As we celebrate the waning days of outdoor month here on Ohdeedoh we are delighted to share Jack’s story. This little boy from Philadelphia has been living in a tent camp in Kenya’s Masai Mara National Reserve for the last six months. Jack’s animal behaviorist dad, Andy, is doing fieldwork on hyena vocal communication with support from his cinematographer mom, Jen. Permanent structures are not permitted in the Mara Triangle, hence the tent camp, which has nine footprints for tents, an outdoor, unheated shower, and a “choo” (Swahili for “water closet”).The camp consists of four living tents for the research team, a lab tent which houses documents, manuals and equipment, a kitchen tent with a butane stove and dish washing rack and a food storage tent which was recently reinforced by a local tailor after it was looted by baboons. Jack’s family lives in a 9x9’ tent with a desk, a shelf for books and bins, a small bed for Jen and Andy and another for Jack, all built by a Nairobi carpenter. Jack’s nanny, Alice, is from Nairobi and lives in a neighboring tent which Jen and Andy picked up at REI.
Jack has a plastic potty and he bathes in rainwater in a small tub that the family uses to wash their face and hands and launder their clothing. Anticipating their long work days, Jen and Andy brought along a range of toys and objects that could sustain Jack’s focus for longer periods of time, including books, writing and drawing materials, and a few carefully selected toys conducive to long-form, self-guided, imaginary play. Jack also has his harmonica and a few transitional objects. With his parents assuring him that his bed is just like at home, Jack quickly adjusted to nights in the tent, routinely sleeping through the sounds of roaring lions, elephants tearing down trees and giggling hyenas.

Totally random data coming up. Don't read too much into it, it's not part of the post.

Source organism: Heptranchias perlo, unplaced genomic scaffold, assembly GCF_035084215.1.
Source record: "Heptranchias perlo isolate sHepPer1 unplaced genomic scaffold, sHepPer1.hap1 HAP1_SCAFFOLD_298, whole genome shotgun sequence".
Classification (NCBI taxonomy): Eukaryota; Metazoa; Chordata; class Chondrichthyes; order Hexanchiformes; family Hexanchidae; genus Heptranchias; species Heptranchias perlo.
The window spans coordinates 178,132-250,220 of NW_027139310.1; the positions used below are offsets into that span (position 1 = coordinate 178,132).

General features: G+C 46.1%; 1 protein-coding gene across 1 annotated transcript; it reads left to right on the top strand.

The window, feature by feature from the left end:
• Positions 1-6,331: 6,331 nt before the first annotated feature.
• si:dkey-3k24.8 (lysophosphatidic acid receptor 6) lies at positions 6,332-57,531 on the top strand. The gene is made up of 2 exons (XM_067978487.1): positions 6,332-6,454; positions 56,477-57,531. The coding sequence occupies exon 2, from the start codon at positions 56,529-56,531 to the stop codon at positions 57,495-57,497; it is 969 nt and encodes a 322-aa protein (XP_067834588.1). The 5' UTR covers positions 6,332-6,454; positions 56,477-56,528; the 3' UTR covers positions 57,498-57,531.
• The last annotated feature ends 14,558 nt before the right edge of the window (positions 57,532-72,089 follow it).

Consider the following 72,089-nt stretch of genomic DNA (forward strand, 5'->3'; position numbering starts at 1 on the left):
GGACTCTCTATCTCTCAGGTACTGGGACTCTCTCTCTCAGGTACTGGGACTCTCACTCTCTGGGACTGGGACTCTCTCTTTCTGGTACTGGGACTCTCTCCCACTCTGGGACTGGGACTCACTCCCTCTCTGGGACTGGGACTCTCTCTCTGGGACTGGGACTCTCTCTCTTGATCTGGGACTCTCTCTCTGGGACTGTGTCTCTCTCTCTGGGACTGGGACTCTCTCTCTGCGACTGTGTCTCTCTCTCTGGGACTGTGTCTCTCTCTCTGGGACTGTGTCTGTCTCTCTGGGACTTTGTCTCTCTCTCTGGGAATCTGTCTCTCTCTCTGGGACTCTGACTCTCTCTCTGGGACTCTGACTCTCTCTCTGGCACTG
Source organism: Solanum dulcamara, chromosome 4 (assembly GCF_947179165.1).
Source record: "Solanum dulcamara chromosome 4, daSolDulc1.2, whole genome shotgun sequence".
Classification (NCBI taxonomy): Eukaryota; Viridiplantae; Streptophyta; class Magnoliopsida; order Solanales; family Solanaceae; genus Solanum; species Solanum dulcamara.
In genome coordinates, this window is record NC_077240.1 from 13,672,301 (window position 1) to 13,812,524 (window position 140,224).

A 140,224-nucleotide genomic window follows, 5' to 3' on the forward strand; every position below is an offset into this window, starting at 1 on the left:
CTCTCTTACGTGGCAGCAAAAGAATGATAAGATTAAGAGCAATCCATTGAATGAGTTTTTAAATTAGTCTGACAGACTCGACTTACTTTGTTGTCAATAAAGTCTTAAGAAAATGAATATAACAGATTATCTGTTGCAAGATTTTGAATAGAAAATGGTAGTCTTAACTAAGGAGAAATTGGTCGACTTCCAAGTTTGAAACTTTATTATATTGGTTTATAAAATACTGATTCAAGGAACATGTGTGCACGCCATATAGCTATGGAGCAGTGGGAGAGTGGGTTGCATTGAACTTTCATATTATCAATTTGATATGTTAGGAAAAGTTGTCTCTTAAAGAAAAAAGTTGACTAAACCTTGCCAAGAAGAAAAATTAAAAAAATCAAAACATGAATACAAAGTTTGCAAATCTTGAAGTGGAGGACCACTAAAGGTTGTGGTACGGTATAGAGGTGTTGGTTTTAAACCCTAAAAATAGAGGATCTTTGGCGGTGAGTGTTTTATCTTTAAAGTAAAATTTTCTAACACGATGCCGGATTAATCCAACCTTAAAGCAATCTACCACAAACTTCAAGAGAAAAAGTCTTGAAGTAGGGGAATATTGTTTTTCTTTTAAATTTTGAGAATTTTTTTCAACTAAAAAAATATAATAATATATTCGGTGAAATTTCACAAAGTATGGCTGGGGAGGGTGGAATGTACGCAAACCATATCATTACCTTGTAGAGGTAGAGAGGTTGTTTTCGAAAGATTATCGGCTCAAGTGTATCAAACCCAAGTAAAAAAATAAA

Back in Philadelphia, Jack doesn’t have a yard beyond a small patch of grass and a little garden. In Kenya, he has 24-hour access to a campsite full of grasshoppers, butterflies, giant moths, salamanders, toads, termites, mongooses, warthogs and endless species of birds and ants. He loves observing grazers like giraffes, buffalo, impala and topi, and watching them notice him. Every night, hippos walk up from the Mara River to graze and wallow in a nearby ravine, hyenas and a local genet snoop around the kitchen tent for scraps and a family of elephants tromp through the surrounding woods. A large group of pygmy mongooses live in camp and scurry around the tents in the morning while a mother warthog brings her five children into camp to graze every afternoon.
Jen writes, “I think Jack gets that we live with these animals, that our home is inside their home, and I think he really enjoys that feeling. He knows all the animals’ sounds by heart, and regularly picks one to imitate for a whole day (often getting angry if we call him Jack). So I think the animals have really captured his imagination, and also triggered whatever capacity for empathy he possesses at this stage (via role-playing, often pretending to be a mommy of whatever animal he’s chosen). He’s learned what a carnivore is, what an herbivore is, and which animals belong to those categories. He does an excellent hyena whoop and hippo chortle. It’s just been a total immersion for him, and he’s very visibly soaking it up.”
(Images: Jen Schneider, used with permission. Visit Jen at Touchy Films)
- Roni Shapira Ben-Yoseph